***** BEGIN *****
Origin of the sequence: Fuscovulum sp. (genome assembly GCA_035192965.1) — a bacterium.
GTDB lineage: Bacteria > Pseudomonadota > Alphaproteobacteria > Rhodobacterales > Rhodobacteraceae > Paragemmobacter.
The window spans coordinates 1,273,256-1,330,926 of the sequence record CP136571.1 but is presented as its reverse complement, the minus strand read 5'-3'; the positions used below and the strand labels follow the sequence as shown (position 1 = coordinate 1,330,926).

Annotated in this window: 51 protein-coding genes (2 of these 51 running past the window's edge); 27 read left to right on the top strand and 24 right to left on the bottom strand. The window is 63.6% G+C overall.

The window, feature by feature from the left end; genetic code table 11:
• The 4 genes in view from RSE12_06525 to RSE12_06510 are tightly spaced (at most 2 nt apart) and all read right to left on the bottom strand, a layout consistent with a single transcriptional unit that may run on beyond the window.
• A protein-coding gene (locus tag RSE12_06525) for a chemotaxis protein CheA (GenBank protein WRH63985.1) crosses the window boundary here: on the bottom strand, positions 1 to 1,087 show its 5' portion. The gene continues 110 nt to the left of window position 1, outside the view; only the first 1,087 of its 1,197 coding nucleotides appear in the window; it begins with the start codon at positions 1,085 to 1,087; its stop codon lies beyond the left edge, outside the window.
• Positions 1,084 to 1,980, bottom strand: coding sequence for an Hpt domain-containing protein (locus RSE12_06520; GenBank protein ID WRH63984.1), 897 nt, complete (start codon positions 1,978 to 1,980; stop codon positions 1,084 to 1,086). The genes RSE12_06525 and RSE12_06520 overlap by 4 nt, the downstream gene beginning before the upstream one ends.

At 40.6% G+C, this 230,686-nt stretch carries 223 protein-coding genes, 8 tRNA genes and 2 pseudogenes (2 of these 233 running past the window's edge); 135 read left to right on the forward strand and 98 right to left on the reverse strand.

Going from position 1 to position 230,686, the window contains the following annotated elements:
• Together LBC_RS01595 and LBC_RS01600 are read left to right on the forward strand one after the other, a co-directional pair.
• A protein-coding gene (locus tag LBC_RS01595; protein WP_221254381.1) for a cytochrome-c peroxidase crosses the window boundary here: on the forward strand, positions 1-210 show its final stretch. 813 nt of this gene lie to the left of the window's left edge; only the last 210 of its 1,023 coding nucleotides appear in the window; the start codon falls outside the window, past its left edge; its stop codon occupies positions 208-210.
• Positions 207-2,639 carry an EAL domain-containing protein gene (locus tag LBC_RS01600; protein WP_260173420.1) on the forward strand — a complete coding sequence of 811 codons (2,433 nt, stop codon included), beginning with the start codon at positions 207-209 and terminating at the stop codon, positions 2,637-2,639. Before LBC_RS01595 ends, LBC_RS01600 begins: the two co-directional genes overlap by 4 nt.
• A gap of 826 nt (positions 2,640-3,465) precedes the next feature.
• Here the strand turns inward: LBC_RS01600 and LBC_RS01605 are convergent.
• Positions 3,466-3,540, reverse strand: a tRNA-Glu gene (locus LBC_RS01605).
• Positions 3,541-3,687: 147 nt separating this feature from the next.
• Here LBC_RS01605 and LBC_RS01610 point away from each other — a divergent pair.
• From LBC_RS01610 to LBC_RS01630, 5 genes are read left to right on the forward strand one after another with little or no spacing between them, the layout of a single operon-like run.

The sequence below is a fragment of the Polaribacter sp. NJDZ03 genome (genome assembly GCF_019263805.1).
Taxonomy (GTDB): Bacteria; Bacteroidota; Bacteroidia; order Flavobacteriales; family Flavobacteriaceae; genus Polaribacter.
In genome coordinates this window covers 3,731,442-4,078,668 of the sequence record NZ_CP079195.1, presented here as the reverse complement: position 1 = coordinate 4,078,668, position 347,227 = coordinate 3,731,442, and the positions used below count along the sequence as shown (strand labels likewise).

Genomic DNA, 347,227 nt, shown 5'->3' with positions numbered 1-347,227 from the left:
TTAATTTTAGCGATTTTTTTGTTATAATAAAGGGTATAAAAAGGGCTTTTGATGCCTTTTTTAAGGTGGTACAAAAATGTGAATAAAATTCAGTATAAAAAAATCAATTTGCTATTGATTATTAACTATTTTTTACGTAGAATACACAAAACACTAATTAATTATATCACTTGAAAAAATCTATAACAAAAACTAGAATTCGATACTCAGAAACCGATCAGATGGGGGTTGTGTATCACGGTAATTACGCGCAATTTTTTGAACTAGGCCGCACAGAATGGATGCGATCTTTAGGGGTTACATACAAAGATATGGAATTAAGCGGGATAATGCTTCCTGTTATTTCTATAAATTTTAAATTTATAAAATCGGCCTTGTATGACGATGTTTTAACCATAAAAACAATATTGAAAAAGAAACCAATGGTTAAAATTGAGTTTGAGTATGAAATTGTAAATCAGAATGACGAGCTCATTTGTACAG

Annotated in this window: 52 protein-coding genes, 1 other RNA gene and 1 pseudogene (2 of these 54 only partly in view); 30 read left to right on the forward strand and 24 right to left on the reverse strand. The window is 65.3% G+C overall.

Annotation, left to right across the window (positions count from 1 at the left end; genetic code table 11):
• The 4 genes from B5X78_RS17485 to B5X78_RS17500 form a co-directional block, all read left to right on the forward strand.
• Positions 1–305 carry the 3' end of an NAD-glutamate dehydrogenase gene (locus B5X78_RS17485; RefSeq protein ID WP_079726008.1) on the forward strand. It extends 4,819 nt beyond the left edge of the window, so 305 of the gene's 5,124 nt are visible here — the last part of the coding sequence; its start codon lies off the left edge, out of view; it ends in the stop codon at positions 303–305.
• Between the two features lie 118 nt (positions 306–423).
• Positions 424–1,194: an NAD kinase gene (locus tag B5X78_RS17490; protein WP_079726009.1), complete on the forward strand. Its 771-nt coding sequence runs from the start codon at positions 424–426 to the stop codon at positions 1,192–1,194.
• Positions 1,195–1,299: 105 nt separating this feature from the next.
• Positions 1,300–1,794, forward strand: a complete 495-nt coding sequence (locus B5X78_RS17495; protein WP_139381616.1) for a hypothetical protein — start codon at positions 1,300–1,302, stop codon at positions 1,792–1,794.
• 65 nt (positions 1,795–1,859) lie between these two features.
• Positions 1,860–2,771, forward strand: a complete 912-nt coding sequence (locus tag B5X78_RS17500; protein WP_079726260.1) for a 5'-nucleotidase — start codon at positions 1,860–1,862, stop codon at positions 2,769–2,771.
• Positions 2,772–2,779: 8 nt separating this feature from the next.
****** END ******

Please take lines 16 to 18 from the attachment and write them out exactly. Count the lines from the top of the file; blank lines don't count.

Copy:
• Positions 3,466-3,540, reverse strand: a tRNA-Glu gene (locus LBC_RS01605).
• Positions 3,541-3,687: 147 nt separating this feature from the next.
• Here LBC_RS01605 and LBC_RS01610 point away from each other — a divergent pair.